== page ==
The Horsell Village School

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About The Horsell Village School

Name The Horsell Village School
Ofsted Inspections
Headteacher Mrs Jane Reeve
Address Church Hill, Horsell, Woking, GU21 4QQ
Phone Number 01483714804
Phase Academy
Type Academy converter
Age Range 4-7
Religious Character Does not apply
Gender Mixed
Number of Pupils 268
Local Authority Surrey
Highlights from Latest Inspection

What is it like to attend this school?

This is a school where pupils love to come and learn. From the early years upwards, pupils are fully engaged in their learning. Adults know pupils as individuals.

Relationships between staff and pupils are strong. Pupils feel safe because they know there is an adult they can go to if they have a worry.

Leaders have high expectations of behaviour.

All pupils learn to follow the school motto, 'Kindness to yourself, kindness to others, kindness to the world', from the moment they start in Reception. In class, pupils behave well, listen and concentrate. There is no interruption to learning.

Pupils enjoy playtimes with their friends. They love the new pla...yground equipment. Pupils know that if there are incidents of bullying, an adult will deal with them.

All leaders are ambitious for every pupil in the school. They have put systems in place to support pupils, including those with special educational needs and/or disabilities (SEND). Pupils' attitudes to learning are strong.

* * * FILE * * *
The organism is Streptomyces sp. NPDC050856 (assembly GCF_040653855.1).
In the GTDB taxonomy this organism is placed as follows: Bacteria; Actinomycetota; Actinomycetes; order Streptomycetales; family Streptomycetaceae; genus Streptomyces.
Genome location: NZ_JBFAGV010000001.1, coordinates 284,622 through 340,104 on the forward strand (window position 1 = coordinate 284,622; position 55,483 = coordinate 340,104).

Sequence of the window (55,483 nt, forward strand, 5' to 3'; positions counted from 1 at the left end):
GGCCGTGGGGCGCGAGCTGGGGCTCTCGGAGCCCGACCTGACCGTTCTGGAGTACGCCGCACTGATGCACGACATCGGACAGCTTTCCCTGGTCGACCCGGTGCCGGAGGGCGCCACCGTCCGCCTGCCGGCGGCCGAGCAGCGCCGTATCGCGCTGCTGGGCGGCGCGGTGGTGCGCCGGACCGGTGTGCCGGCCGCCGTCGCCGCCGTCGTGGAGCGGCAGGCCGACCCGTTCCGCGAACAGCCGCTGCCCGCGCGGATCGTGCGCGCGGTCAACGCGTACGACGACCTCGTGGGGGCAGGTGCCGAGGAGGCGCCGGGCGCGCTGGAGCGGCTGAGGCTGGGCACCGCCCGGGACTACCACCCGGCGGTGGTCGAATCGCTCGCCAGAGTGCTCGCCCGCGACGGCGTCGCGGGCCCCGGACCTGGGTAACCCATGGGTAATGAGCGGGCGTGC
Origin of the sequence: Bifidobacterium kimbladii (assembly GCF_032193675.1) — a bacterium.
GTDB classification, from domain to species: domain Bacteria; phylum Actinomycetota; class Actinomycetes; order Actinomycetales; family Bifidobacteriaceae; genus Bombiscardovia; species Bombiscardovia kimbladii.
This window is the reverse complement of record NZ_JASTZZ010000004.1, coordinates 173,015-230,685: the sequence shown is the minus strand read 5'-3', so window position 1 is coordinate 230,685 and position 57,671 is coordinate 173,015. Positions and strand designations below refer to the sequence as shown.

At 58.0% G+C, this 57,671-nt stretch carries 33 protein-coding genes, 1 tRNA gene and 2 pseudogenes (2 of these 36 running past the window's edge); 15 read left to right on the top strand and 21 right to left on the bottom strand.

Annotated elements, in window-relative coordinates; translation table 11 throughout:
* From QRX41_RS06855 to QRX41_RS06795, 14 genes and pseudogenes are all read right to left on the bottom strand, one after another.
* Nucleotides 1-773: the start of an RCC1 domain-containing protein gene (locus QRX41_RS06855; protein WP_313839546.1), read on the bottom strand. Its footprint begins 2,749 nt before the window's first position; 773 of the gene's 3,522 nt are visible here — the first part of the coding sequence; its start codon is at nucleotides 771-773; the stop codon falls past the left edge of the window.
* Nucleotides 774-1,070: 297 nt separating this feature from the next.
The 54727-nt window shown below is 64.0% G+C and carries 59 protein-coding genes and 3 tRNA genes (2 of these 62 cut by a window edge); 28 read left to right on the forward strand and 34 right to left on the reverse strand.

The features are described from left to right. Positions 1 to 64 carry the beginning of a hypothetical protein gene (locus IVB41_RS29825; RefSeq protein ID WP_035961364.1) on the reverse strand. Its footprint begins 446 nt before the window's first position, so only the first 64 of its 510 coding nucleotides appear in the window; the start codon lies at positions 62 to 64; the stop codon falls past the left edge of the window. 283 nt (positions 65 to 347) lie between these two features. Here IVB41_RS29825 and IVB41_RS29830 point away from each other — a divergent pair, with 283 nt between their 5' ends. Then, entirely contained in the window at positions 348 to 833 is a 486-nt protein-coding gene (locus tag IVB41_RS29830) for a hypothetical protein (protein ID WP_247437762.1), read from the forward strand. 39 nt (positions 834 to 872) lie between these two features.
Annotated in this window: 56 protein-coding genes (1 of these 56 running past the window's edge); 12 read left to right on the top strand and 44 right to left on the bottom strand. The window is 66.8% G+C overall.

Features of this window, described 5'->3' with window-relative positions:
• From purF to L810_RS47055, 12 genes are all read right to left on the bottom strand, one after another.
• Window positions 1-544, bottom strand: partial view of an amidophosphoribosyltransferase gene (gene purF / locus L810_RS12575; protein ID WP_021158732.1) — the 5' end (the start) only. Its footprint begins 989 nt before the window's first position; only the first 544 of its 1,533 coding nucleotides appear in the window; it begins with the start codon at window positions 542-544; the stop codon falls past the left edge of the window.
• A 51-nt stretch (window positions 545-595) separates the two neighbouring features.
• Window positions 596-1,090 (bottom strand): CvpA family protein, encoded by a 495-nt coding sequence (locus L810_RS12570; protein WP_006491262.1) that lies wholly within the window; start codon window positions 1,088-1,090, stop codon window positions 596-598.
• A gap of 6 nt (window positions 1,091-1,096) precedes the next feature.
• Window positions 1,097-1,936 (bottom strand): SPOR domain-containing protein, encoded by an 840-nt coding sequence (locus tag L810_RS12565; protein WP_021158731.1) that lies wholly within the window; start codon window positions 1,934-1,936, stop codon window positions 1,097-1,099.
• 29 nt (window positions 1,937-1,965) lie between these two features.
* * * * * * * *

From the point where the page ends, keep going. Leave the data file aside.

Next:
They know that their teachers expect them to try their best, and they do not disappoint them. As a result, pupils achieve well.

What does the school do well and what does it need to do better?

Leaders have high expectations.

They have designed a curriculum that engages and excites pupils. Leaders ensure that learning in every subject starts in the early years and progresses across key stage 1. Subject leaders set out clearly the knowledge and skills pupils need to learn and remember.

Teachers, therefore, know what has been taught before. They are well trained and have secure subject knowledge. Teachers present learning clearly, making sure that pupils develop a growing vocabulary in each subject.

They check pupils' understanding from lesson to lesson carefully. Mostly, they build on pupils' previous learning well. For example, in mathematics, children in Reception practise their understanding of counting in twos in an outdoor activity pairing different socks together.

In some subjects, for example phonics and mathematics, leaders have put checks in place to make sure that pupils are retaining important knowledge over time. However, there is not a consistent approach to reviewing what pupils have learned before. This means, in some subjects, pupils are not building knowledge over time as well as they might.

Reading is a top priority. Leaders know how important it is to develop in pupils a love for reading. The youngest children are read to at every opportunity.

Teachers ensure that all pupils listen to a variety of texts by reading a story every day. Pupils enjoy the outdoor reading shack and the authors who visit during Book Week. Children in the Reception classes start to learn phonics as soon as they are in school.